Why choose to make a range of aperitifs?

The aperitif category was quite attractive to us because there's so much variety. A lot of it is based on herbs and botanicals, which lend themselves to something non-alc. So we thought, how could we reinterpret that for a modern consumer, and also for someone who's not wanting to drink for whatever reason?

A lot of people feel that it's the alcohol that readies you for food, but it's bitterness that opens up the palate, and the bitter thread runs through all of [the drinks in the aperitif tradition]. That was where we took inspiration from. Here's something that respects that tradition but takes it into a different space. 

A lot of people feel that it's the alcohol that readies you for food, but it's bitterness that opens up the palate

Claire Warner

Are the three variants designed to go with the three flavours of Seedlip?

We wanted to create something that would complement Seedlip. But we also wanted to create something flexible and versatile that could work on their own and to create lower-abv cocktails too. So in a sense they work like modifiers. One naturally pairs well with Garden, another goes really with Grove, another goes really well with Spice, so that was a starting place, but we wanted to broaden our application of them. We wanted to create more choice. 

So the range uses a verjus base and acorns as a bittering agent – can you tell us more about each of the three flavours?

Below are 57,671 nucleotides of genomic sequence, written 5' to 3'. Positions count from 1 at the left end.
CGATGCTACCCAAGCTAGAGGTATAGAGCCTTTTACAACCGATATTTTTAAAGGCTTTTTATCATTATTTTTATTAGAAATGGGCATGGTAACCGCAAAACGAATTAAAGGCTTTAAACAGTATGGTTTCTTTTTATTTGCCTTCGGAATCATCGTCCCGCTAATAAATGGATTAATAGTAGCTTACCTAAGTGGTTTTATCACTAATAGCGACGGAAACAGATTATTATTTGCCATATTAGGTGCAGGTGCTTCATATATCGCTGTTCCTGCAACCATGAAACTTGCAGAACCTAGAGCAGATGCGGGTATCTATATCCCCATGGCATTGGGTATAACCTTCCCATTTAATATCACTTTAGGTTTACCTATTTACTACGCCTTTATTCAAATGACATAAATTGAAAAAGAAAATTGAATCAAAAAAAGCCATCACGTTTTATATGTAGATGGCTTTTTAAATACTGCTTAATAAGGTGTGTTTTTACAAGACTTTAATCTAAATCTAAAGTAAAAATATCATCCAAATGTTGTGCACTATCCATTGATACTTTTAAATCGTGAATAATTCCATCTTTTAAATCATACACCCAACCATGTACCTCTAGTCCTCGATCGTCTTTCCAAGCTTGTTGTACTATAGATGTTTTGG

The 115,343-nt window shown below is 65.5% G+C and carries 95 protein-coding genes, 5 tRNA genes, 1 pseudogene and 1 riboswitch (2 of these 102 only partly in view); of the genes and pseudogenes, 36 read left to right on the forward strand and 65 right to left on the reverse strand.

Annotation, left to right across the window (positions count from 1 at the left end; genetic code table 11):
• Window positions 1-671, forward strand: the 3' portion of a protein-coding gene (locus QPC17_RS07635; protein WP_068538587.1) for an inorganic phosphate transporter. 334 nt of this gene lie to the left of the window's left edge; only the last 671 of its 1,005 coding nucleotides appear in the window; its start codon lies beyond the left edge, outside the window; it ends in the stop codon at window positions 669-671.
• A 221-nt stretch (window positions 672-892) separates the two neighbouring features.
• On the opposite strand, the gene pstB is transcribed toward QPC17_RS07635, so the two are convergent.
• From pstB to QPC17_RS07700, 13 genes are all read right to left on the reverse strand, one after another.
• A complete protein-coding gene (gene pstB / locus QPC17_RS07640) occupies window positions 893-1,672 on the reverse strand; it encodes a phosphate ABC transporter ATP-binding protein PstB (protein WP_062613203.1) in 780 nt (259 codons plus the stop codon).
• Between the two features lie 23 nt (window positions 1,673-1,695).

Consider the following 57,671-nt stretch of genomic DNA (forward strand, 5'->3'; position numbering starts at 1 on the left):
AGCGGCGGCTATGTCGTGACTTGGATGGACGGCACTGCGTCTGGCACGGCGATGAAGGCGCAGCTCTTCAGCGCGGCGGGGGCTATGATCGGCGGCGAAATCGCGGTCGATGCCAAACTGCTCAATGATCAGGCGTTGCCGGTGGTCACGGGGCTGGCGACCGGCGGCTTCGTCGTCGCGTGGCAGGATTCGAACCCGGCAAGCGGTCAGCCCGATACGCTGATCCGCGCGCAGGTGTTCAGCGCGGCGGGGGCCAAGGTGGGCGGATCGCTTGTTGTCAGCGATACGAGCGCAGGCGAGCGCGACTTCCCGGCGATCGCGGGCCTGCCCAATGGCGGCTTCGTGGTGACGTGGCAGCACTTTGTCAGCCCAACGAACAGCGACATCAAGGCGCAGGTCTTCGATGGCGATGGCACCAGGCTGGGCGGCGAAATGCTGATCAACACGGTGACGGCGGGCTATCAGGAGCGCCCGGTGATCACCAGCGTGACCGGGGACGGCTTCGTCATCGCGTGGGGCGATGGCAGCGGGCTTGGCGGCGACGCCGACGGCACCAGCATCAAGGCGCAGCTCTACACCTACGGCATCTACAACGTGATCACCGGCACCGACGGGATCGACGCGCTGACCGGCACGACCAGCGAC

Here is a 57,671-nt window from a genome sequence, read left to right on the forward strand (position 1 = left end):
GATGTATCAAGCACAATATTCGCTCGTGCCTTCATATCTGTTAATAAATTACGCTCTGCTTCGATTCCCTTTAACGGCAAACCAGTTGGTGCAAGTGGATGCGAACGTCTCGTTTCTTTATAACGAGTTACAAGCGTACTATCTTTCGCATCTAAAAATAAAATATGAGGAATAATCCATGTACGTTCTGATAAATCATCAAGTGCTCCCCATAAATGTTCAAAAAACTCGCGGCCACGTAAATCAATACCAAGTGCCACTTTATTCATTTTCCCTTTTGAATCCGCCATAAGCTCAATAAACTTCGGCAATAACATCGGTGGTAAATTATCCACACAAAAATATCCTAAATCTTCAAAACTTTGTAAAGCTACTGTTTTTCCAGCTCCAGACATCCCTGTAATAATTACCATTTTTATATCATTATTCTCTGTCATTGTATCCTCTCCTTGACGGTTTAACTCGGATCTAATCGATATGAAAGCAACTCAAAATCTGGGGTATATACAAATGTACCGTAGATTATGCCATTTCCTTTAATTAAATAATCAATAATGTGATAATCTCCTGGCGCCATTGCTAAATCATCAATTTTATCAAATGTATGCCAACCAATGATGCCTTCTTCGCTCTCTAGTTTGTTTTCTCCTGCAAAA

First up is Dry. We think of it like a dry vermouth, but there's a very distinctive green note reminiscent of a Sauvignon Blanc. That pyrazine characteristic works beautifully when you think of pairing with food. 

Aromatic is in more a sweet vermouth style. It’s rich, aromatic, quite indulgent and smoky. In here we've got kola nut, vanilla, clove, cassia, all of those aromatic sweet and warming spices. But those ingredients on their own can become a bit cloying, so we've added smoked cherrywood to create a bit more of an adult taste, and American oak to reinforce the vanilla for a lovely sort of tannic expression. 

Then we have Bitter. We wanted to create something that really heroed the Italian amari tradition but still kept some of our British ingredients. We’ve used chinotto and quassia, balanced with lots of citrus: orange and grapefruit peel, and also sancho pepper, which is citrusy and spicy. Then we've got English oak. Because it’s so bitter, this one needs to be diluted with ice or a little bit of soda.

You mentioned food pairing. Have you found good matches for each of the expressions?